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Iranian Cuisine
Iranian cuisine, also known as Persian cuisine[1][2][3][4][5][6], includes all the cooking methods and food traditions of Iran. Iranian culinary styles have shared historical interactions with the cuisines of the neighboring regions, including Caucasian cuisine, Turkish cuisine, Levantine cuisine, Greek cuisine, Central Asian cuisine, and Russian cuisine.[7][8][9][10] Through the Persianized Central Asian Mughal dynasty, aspects of Iranian cuisine
Iranian cuisine
were adopted into North Indian and Pakistani cuisine.[11][12] Typical Iranian main dishes are combinations of rice with meat (such as lamb, chicken, or fish), vegetables (such as onions and various herbs), and nuts. Fresh green herbs are frequently used, along with fruits such as plums, pomegranates, quince, prunes, apricots, and raisins
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Raisin
A raisin is a dried grape. Raisins are produced in many regions of the world and may be eaten raw or used in cooking, baking, and brewing. In the United Kingdom, Ireland, New Zealand, and Australia, the word "raisin" is reserved for the dark-colored dried large grape,[1] with "sultana" being a golden-colored dried grape, and "currant" being a dried small Black Corinth
Black Corinth
seedless[2] grape.[3]Contents1 Etymology 2 Varieties 3 Nutrition 4 Toxicity in pets 5 Sugars5.1 Grades in the United States6 Raisin
Raisin
production6.1 Pre-treatment 6.2 Drying 6.3 Post-drying processes 6.4 Nutrition and health7 See also 8 References 9 Further readingEtymology[edit] The word "raisin" dates back to Middle English
Middle English
and is a loanword from Old French; in modern French, raisin means "grape", while a dried grape is a raisin sec, or "dry grape"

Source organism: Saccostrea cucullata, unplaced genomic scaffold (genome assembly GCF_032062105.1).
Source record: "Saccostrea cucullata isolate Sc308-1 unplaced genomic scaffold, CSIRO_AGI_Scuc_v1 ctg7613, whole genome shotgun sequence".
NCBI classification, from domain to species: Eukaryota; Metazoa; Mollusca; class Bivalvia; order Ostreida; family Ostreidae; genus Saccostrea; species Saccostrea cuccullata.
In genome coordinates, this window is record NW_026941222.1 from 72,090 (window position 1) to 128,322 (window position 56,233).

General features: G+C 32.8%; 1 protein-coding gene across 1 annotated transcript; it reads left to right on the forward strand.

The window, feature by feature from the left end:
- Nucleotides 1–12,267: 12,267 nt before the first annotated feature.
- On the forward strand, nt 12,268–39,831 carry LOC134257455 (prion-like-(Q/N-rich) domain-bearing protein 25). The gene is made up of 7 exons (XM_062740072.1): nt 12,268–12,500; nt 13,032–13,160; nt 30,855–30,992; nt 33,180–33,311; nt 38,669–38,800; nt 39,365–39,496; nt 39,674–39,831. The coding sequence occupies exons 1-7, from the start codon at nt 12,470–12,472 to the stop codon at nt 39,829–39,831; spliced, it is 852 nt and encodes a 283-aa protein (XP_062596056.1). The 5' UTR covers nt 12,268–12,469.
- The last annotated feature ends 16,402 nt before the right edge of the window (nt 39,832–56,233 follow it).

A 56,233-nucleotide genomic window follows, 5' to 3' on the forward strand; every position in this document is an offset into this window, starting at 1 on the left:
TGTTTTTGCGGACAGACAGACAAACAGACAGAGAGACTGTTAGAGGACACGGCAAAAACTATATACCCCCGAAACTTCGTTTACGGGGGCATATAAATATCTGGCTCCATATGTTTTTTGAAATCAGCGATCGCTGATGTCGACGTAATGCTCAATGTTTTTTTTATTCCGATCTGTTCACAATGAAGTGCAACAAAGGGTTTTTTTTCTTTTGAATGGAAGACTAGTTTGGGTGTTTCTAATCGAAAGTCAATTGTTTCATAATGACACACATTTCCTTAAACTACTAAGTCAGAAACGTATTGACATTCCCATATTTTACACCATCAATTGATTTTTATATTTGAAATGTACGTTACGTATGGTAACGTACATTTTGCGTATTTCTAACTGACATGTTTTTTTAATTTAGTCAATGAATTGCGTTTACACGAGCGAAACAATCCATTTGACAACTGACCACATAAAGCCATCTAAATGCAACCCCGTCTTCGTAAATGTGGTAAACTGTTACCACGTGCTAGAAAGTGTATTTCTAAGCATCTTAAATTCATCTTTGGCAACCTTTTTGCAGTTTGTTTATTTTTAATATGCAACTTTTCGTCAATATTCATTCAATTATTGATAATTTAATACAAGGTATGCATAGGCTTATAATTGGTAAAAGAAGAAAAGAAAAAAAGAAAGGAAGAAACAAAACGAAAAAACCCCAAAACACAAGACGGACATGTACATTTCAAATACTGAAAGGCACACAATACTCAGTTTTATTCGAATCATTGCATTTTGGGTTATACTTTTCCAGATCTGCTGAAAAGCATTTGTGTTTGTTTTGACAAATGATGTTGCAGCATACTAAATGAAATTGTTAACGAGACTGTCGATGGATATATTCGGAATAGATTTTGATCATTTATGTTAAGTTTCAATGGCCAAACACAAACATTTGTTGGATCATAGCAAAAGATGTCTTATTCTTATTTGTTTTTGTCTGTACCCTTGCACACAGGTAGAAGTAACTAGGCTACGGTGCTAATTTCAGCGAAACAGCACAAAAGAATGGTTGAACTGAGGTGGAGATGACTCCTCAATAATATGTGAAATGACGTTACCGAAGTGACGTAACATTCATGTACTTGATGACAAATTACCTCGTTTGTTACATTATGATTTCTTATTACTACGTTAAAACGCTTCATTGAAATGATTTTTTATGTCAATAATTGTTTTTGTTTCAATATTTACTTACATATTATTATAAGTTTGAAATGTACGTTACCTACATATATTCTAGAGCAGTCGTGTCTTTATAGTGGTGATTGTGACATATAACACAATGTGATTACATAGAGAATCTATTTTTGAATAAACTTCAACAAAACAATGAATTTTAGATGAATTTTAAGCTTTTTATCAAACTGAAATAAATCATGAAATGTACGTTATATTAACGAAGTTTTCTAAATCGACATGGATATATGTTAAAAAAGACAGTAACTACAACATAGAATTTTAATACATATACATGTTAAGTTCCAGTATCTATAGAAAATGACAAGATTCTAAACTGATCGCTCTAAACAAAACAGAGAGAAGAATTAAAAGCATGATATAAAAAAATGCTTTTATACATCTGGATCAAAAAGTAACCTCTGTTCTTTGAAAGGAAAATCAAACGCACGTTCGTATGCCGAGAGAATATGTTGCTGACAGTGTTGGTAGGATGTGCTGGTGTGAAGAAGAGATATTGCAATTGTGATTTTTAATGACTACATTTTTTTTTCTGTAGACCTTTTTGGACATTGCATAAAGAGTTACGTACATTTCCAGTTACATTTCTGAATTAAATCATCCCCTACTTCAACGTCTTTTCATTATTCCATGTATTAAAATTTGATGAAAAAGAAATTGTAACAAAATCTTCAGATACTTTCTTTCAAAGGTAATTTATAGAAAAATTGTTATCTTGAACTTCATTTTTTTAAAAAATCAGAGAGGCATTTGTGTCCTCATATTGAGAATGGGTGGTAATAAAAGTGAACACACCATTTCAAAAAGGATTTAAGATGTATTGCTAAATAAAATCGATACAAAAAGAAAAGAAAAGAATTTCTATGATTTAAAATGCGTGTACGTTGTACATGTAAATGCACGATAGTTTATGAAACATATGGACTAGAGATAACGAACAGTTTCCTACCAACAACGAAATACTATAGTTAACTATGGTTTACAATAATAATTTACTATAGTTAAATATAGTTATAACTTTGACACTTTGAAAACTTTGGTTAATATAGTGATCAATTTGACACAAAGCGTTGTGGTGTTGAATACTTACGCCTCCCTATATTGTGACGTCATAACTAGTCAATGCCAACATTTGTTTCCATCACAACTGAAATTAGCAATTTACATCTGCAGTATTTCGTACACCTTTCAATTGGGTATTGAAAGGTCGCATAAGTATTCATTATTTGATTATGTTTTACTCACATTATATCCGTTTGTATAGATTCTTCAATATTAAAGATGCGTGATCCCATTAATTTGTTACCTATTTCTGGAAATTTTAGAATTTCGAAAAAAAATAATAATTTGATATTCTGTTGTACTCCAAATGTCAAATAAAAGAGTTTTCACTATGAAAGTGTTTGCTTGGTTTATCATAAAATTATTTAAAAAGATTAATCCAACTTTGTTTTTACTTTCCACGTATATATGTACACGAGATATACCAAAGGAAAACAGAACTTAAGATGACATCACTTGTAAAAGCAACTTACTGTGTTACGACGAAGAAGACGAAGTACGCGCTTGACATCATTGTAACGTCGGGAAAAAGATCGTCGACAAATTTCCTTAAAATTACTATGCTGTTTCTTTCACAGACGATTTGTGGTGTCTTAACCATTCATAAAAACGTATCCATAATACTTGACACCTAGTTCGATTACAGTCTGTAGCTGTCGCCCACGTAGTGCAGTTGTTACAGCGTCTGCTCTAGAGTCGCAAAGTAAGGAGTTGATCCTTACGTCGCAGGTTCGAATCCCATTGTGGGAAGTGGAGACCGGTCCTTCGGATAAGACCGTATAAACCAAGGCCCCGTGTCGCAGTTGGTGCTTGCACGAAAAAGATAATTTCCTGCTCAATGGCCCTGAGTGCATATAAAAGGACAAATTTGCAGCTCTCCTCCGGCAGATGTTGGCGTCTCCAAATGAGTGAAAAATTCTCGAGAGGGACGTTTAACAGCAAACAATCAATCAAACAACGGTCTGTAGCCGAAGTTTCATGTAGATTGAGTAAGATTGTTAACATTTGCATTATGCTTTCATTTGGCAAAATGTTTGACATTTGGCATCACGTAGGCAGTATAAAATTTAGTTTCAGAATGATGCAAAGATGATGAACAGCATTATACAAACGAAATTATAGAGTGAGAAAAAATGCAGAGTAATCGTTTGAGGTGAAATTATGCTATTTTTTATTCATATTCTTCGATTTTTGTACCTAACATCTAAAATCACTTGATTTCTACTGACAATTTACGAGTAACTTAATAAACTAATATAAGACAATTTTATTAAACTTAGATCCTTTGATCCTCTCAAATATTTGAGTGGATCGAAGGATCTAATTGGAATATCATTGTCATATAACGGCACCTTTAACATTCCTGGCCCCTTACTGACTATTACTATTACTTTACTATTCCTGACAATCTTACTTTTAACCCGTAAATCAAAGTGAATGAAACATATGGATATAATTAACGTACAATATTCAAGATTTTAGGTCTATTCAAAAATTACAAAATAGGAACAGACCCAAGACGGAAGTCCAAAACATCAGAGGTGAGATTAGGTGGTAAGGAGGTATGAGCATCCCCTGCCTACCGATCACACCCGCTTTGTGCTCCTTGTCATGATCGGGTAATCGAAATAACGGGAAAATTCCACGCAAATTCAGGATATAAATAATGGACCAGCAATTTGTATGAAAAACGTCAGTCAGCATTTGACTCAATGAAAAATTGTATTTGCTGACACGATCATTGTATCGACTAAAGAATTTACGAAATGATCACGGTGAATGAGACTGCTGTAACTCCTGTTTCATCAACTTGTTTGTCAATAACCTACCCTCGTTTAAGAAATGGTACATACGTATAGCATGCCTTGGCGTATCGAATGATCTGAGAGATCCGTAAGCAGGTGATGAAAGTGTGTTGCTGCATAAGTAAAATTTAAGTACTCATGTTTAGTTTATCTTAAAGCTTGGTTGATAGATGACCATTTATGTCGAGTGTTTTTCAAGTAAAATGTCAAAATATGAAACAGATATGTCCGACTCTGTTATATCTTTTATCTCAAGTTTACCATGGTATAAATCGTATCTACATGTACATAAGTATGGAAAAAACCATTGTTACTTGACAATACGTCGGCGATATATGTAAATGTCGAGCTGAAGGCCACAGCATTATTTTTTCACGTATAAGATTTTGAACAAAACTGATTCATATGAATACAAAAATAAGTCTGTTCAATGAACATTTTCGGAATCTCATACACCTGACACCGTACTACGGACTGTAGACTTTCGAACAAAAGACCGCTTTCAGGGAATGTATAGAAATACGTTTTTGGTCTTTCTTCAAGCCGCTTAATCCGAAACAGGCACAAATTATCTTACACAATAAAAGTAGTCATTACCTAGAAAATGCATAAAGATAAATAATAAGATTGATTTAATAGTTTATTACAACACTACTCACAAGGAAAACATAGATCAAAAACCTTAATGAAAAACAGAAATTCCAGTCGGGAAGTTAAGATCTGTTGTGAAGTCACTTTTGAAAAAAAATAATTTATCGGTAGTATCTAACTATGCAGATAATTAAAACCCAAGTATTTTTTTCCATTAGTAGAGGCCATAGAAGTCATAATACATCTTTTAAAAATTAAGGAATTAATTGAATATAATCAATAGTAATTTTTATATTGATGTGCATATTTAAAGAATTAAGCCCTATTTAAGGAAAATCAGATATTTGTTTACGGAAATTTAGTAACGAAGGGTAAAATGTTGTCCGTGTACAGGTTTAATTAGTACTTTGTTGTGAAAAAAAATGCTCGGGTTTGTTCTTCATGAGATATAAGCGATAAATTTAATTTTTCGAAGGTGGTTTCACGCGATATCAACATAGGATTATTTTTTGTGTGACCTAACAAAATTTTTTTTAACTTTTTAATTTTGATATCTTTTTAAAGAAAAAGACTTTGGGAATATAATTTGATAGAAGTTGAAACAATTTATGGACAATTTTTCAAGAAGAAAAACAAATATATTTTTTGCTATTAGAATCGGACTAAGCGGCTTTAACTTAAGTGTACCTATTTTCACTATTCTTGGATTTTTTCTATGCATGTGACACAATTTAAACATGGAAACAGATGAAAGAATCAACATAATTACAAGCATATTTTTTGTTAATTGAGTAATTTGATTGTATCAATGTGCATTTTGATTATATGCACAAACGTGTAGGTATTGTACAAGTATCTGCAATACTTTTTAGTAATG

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Chicken As Food
Chicken
Chicken
is the most common type of poultry in the world.[1] In developed countries, chickens are typically subject to intensive farming methods.Contents1 History 2 Breeding 3 Edible components 4 Health4.1 Use of Roxarsone
Roxarsone
in chicken production 4.2 Antibiotic resistance 4
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List Of Dishes From The Caucasus
 Abkhazia Artsakh South OssetiaAutonomous republics and federal regions Russia Adygea  Chechnya  Dagestan  Ingushetia  Kabardino-Balkaria Karachay-Cherkessia  Krasnodar Krai North Ossetia-Alania  Stavropol Krai Georgia Adjara Abkhazia (since 2008, in exile) Azerbaijan NakhchivanDemonym CaucasianTime Zones UTC+02:00, UTC+03:00, UTC+03:30, UTC+4:00, UTC+04:30The Caucasus
Caucasus
/ˈkɔːkəsəs/ or Caucasia /kɔːˈkeɪʒə/ is a region located at the border of
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Apricot
An apricot is a fruit, or the tree that bears the fruit, of several species in the genus Prunus
Prunus
(stone fruits). Usually, an apricot tree is from the species P. armeniaca, but the species P. brigantina, P. mandshurica, P. mume, and P. sibirica are closely related, have similar fruit, and are also called apricots.[1]Contents1 Etymology 2 Description 3 Cultivation and uses3.1 History 3.2 Cultivation practices 3.3 Pests and diseases4 Production 5 Nutrition5.1 Dried apricots 5.2 Phytochemicals6 In culture 7 Gallery 8 See also 9 References 10 External linksEtymology[edit] The scientific name armeniaca was first used by Gaspard Bauhin
Gaspard Bauhin